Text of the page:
# Conditional Expectation: What happens if you take conditional expectation on trivial sigma field?

Consider for the trvial $\sigma$ - field $\mathcal{F}_0 = \{\emptyset , \Omega\}$, What is Conditional expectation of the following in the following cases when $A = \emptyset$ and $A = \Omega$ ???

? Can someone please help me fill in the ?? below, as this would help improve my understanding a lot ?

$$\int_? E[X | \mathcal{F}_0]1_A dP = ? \;\; \forall A \in \mathcal{F}_0$$

Question 2: And What if I just condition on the $\sigma$-field,

$$\int_? E[X | \mathcal{F}] dP = ?$$

For the second question, I guess it is = X right? Since X is already $\mathcal{F}$- measurable by definition of random variable, if given the $\sigma$ - feld $\mathcal{F}$, everything is known, there is no randomness in X.

• I take it that you mean $E[X\mid\mathcal{F}]$ instead of $E[X\mid\Omega]$ and also $E[X\mid \{\emptyset,\Omega\}]$ instead of $E[X\mid\emptyset]$, where $\mathcal{F}$ is the sigma field on your probability space? – Stefan Hansen Dec 1 '12 at 12:34
• Yes, I forgot to put brackets {} sorry – user1769197 Dec 1 '12 at 12:49
• I m so sorry guys. I have made a notation problem in my question. As I only a student starting to pick up probability, please bear with me. – user1769197 Dec 1 '12 at 12:58
• @user1769197 To your edited question: As you can see from the answers below, $E[X|\mathcal{F}_0]=E[X]$, hence a constant. Therefore $\int E[X]\mathbf1_AdP=E[X]$ if $A=\Omega$ or $0$ if $A=\emptyset$. In the second case you know $E[X|\mathcal{F}]=X$ hence $\int E[X|\mathcal{F}]1_AdP=\int_A XdP$ for all $A\in \mathcal{F}$ – math Dec 1 '12 at 13:10

Let $(\Omega,\mathcal{F},P)$ be a probability space. Suppose $X$ is an integrable random variable and let $\mathcal{G}$ be a sub-sigma-field of $\mathcal{F}$. The conditional expection $E[X\mid\mathcal{G}]$ is the unique random variable that satisfies:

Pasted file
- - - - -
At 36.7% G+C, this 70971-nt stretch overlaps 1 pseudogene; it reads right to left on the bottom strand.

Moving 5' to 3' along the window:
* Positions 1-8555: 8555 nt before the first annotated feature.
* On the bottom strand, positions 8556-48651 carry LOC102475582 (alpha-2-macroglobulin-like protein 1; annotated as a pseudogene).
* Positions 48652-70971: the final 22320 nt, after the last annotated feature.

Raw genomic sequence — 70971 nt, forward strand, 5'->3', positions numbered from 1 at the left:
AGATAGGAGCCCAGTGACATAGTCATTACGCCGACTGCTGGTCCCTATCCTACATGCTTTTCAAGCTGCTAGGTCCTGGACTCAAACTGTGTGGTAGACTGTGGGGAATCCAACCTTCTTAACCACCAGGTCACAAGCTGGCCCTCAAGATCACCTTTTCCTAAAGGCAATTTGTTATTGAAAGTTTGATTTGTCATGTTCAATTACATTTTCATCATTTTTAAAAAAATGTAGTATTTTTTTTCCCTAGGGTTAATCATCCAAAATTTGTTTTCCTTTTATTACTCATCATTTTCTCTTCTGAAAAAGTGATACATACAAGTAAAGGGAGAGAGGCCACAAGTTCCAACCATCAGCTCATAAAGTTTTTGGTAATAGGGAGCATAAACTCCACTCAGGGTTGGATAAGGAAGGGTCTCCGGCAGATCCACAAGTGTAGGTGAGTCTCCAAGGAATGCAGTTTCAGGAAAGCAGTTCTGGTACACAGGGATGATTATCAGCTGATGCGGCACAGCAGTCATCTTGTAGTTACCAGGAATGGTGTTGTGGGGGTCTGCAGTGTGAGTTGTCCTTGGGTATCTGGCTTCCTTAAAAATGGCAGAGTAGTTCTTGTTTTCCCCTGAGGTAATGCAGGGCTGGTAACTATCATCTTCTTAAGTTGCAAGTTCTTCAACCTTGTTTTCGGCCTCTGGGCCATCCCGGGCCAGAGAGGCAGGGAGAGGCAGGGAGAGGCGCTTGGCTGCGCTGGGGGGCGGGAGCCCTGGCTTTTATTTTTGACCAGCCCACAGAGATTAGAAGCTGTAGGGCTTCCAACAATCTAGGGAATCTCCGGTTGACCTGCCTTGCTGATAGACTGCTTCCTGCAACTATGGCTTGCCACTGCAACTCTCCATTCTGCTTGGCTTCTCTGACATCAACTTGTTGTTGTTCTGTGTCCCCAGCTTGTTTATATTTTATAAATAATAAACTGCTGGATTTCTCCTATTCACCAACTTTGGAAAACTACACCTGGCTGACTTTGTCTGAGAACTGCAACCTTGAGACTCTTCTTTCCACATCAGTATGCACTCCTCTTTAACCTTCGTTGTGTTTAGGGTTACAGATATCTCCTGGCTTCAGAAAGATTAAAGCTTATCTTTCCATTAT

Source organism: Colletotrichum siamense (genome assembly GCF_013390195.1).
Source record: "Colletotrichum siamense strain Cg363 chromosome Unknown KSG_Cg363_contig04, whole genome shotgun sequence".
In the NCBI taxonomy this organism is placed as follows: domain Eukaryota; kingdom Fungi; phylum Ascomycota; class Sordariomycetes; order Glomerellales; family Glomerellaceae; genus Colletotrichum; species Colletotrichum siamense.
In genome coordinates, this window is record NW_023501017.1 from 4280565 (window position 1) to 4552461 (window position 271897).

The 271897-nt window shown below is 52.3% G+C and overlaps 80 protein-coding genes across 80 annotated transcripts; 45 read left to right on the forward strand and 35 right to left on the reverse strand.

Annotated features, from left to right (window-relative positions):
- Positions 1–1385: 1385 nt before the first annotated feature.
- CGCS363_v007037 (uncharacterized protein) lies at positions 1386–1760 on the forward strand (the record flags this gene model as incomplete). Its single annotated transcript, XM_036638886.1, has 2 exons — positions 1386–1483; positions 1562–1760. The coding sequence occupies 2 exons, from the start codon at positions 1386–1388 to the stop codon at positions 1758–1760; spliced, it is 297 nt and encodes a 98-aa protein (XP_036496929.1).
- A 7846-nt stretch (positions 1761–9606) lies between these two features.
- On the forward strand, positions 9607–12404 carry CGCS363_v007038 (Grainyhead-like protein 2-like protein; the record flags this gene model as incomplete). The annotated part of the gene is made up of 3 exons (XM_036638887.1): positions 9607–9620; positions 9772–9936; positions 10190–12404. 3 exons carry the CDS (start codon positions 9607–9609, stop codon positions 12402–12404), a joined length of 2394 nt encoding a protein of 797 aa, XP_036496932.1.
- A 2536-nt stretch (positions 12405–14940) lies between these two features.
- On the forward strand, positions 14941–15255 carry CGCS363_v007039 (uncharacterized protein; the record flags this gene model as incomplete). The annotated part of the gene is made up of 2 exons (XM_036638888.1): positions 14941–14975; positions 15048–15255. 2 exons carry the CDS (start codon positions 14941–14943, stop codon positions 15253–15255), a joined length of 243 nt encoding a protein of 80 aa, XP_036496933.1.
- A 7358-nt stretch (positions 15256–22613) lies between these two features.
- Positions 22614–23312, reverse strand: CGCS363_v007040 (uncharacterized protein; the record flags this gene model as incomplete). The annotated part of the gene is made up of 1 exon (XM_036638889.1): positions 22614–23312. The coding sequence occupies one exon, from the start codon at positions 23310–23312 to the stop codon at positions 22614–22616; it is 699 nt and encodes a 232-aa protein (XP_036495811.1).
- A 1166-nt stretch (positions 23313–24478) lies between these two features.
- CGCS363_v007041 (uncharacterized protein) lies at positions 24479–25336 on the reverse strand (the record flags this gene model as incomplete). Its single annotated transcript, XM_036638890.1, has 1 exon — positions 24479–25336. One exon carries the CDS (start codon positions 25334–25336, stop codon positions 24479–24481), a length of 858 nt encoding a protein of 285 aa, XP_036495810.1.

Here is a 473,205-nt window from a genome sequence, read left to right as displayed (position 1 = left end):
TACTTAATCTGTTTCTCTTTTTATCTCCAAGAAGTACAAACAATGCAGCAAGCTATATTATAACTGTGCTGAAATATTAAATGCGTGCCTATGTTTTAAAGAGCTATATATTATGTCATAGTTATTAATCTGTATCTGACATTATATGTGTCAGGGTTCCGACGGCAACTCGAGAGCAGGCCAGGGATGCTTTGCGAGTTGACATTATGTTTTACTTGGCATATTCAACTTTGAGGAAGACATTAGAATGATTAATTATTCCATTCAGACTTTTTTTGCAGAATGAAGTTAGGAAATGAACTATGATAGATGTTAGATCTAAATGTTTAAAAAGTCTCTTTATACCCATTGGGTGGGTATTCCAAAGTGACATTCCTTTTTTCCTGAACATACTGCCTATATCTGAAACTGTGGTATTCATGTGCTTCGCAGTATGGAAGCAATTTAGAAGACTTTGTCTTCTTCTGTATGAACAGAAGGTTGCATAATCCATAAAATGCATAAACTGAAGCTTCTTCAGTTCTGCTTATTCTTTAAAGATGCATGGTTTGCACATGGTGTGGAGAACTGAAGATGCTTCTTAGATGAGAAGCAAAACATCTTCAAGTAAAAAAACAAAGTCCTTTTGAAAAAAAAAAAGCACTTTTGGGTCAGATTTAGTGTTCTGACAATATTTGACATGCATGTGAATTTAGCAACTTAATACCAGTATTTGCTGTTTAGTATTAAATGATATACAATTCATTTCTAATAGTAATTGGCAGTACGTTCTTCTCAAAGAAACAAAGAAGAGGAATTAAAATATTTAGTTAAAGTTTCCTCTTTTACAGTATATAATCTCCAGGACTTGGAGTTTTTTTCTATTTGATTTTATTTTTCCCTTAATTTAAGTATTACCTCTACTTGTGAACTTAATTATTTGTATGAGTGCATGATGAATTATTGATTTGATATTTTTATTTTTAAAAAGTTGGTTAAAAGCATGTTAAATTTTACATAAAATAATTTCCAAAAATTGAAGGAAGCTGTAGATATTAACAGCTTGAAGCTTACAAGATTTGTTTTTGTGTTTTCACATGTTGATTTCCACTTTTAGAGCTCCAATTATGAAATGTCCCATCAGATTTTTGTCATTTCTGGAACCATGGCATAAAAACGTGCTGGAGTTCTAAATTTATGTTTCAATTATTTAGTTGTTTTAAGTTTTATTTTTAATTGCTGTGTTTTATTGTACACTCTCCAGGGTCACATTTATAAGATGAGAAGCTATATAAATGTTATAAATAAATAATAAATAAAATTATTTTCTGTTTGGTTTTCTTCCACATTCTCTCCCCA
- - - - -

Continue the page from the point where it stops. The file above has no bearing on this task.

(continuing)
1) $E[X\mid\mathcal{G}]$ is $\mathcal{G}$-measurable.

2) $\int_A E[X\mid\mathcal{G}]\,\mathrm dP = \int_A X\,\mathrm dP$ for all $A\in\mathcal{G}$.

I'm assuming you want to find expressions for $E[X\mid\mathcal{F}]$ and $E[X\mid\{\emptyset,\Omega\}]$. For the first conditional expectation, try showing that $X$ satisfies 1) and 2), and for the last conditional expectation, try with $E[X]$.

One some times sees $E[X\mid\mathcal{G}]$ as our best guess of $X$ given the information contained in $\mathcal{G}$. Try holding this up with the expectations when $\mathcal{G}=\mathcal{F}$ and $\mathcal{G}=\{\emptyset,\Omega\}$.

The conditional expectation over the trivial sigma field would be the Expectation of the random variable. To see this, let $\mathcal{F}$ be the trivial sigma field. Then by def of conditional expectation, $$E[E[X|\mathcal{F}]1_A] = E[X1_A] \quad \forall A \in \mathcal{F}$$ But A can take on only two values i.e. $\{\emptyset,\Omega\}$. Hence substitute $A=\Omega$ to get $E[X|\mathcal{F}] = E[X]$ as a candidate solution which works.

• What if you substitute A = emptyset, does E[X | sigma-feld] = E[X] or 0 ?? – user1769197 Dec 1 '12 at 12:56
• In that case you get 0=0. This doesn't tell you anything. However when you put omega, E[X] is the only thing a.e that will work. – Gautam Shenoy Dec 1 '12 at 12:57
• I know this is a silly question . But why does the LHS becomes 0 when A = emptyset ? Is it because there can be nothing in the empty set, so 1_A = 0 ??? – user1769197 Dec 1 '12 at 13:09
• $1_{\phi} = 0$ always because by definition, it is 1 if $\omega \in \phi$. But $\phi$ is empty so $\omega \notin \phi$. Hence 0. – Gautam Shenoy Dec 1 '12 at 13:12
• ok Thanks. I get it now. Thanks a lot – user1769197 Dec 1 '12 at 13:27

As Stefan Hansen commented, I think you mean $E[X|\mathcal{F}]$ and $E[X|\{\emptyset,\Omega\}]$. Note that by definition, we have: For a r.v. $X$ (integrable) on a probability space $(\Omega,\mathcal{F},P)$ and a sub $\sigma-$algebra $\mathcal{G}$ of $\mathcal{F}$, the conditional expectation is the unique $\mathcal{G}$ measurable and integrabel r.v. $Z$ such that

$$E[X\mathbf1_G]=E[Z\mathbf1_G]$$

for all $G\in \mathcal{G}$. Usually one writes $Z:=E[X|\mathcal{G}]$. It follows immediately, in your case, that $E[X|\mathcal{F}]=X$ and $E[X|\{\emptyset,\Omega\}]=E[X]$. For the first, just check the definition.

For the second you may use that if you have $G_i\in \mathcal{F}$ for $1\le i\le N\le \infty$ pairwise disjoint with $P(G_i)>0$ and $\bigcup G_i=\Omega$ and let $\mathcal{G}=\sigma(G_i,1\le i\le N)$ then $E[X|\mathcal{G}]=\sum_{i=1}^NE[X|G_i]\mathbf1_{G_i}$. Apply it for $N=1$, i.e. $G_1=\Omega$.

EDIT: By the special structure of $\mathcal{G}$ you know $E[X|F_i]=E[X\mathbf1_{G_i}]/P(G_i)$

• Note that there are "easier" ways to prove $E[X|\mathcal{F}_0]=E[X]$. But I wanted to mention the example of having a partition of $\Omega$. This is one of the most important application in discrete things (e.g. Binomial models for stocks etc.) – math Dec 1 '12 at 13:28
• so what are some easier ways to prove $E[X | \mathcal{F}_0] = E[X]$??? – user1769197 Dec 2 '12 at 20:39
• @user1769197 just prove it directly, as it was done by Guatam Shenoy – math Dec 3 '12 at 9:29